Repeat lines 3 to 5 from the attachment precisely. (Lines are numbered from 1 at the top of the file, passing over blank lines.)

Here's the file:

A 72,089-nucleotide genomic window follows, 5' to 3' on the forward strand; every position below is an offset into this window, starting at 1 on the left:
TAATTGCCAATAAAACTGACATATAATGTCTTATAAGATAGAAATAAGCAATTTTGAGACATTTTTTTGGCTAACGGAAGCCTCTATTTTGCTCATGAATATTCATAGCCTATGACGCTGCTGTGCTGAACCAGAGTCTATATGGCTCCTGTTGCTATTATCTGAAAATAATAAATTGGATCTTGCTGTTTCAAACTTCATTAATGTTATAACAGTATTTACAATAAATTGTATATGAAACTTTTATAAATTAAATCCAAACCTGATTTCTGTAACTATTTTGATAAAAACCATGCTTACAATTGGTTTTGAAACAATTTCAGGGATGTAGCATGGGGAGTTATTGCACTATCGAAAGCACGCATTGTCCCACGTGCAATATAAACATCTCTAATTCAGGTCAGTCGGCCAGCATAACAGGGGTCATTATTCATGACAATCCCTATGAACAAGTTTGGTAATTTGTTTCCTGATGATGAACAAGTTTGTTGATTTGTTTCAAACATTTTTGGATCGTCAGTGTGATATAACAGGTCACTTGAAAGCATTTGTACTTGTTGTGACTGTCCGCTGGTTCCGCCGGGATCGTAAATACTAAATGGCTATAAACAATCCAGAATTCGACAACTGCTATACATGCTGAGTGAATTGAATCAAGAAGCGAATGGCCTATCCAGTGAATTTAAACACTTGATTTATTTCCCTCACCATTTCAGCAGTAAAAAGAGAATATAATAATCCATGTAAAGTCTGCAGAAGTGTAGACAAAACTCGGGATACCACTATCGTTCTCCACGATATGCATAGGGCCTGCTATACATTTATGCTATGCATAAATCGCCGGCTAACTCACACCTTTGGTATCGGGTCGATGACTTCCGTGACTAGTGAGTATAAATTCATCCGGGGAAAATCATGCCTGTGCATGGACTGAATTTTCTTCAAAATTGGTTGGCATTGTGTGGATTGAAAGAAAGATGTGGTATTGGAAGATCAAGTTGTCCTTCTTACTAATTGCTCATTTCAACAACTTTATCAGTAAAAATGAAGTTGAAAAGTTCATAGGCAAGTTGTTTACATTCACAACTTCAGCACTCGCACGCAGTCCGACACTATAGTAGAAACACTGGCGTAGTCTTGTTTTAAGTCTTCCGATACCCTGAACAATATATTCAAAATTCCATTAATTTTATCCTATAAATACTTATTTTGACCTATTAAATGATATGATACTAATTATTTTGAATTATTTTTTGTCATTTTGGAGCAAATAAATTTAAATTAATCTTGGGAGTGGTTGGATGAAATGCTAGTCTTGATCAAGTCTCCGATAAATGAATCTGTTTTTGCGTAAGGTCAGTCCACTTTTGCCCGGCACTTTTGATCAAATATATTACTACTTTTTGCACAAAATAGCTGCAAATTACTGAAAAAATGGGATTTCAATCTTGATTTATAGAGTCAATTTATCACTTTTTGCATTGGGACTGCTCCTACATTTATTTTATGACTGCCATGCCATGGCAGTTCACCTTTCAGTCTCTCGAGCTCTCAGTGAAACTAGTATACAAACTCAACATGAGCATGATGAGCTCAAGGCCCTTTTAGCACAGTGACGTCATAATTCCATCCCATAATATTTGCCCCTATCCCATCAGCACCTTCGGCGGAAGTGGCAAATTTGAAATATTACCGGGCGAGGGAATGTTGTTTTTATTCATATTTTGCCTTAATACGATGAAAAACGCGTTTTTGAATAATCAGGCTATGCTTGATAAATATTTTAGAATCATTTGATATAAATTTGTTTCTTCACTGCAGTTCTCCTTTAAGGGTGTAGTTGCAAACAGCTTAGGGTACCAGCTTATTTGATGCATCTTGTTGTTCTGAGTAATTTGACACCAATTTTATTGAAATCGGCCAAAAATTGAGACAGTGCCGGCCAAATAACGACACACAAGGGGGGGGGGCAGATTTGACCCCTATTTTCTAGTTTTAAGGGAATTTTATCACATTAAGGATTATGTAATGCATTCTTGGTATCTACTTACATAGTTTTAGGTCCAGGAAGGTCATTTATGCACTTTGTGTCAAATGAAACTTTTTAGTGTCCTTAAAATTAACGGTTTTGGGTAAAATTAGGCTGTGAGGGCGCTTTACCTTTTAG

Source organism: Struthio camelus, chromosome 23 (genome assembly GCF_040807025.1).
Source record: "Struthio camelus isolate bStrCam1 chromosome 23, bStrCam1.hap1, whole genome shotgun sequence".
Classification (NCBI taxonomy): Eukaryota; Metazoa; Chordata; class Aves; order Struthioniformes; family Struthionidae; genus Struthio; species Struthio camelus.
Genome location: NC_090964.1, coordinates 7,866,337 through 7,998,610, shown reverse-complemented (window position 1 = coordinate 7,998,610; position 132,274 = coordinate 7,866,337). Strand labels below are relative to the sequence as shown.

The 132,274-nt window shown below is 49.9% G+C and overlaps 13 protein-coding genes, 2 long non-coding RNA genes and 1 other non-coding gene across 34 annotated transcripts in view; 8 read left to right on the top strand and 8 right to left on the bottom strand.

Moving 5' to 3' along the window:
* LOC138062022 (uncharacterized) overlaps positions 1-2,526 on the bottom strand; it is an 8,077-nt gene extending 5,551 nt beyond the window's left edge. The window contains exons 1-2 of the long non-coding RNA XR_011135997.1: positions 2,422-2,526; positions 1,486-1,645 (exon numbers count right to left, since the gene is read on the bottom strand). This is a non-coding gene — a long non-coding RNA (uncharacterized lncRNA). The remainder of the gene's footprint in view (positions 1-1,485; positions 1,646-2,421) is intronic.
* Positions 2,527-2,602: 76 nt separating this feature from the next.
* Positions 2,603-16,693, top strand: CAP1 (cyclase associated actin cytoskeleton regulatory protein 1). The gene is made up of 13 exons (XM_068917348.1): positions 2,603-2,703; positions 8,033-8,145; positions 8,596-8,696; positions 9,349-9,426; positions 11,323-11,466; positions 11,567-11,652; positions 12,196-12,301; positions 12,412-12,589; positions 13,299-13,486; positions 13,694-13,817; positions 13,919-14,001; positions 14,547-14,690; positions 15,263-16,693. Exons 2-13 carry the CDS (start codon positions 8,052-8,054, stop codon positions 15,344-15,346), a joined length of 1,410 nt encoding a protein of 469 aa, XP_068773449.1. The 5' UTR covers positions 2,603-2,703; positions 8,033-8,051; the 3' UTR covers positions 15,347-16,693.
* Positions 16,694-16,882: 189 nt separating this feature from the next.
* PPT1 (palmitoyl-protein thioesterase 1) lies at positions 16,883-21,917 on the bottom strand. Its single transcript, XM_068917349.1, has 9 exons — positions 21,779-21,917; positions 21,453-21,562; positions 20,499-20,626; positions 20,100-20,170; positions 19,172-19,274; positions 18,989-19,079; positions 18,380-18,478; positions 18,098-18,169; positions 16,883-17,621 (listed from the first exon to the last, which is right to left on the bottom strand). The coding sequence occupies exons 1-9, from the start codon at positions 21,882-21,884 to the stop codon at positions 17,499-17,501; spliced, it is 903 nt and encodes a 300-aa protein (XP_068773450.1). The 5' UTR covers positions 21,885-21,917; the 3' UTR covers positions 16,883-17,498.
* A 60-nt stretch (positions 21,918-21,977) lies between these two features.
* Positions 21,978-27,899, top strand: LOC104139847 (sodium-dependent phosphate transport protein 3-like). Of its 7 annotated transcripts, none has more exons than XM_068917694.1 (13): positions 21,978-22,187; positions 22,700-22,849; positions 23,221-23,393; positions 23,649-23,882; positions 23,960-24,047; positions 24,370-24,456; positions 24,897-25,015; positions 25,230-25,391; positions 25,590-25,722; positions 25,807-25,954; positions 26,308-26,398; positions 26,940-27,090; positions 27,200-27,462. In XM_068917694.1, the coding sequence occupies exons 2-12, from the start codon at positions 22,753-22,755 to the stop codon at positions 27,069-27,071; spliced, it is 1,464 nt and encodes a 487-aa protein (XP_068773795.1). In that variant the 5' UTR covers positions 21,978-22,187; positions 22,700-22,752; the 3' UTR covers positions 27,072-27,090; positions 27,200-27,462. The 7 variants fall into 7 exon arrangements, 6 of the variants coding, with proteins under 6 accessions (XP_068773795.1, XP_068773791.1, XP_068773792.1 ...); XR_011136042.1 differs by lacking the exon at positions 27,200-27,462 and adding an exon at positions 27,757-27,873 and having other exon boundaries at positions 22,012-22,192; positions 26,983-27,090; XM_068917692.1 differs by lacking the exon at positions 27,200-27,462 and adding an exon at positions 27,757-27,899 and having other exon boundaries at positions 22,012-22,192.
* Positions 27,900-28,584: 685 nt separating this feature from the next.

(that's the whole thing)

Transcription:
Source organism: Struthio camelus, chromosome 23 (genome assembly GCF_040807025.1).
Source record: "Struthio camelus isolate bStrCam1 chromosome 23, bStrCam1.hap1, whole genome shotgun sequence".
Classification (NCBI taxonomy): Eukaryota; Metazoa; Chordata; class Aves; order Struthioniformes; family Struthionidae; genus Struthio; species Struthio camelus.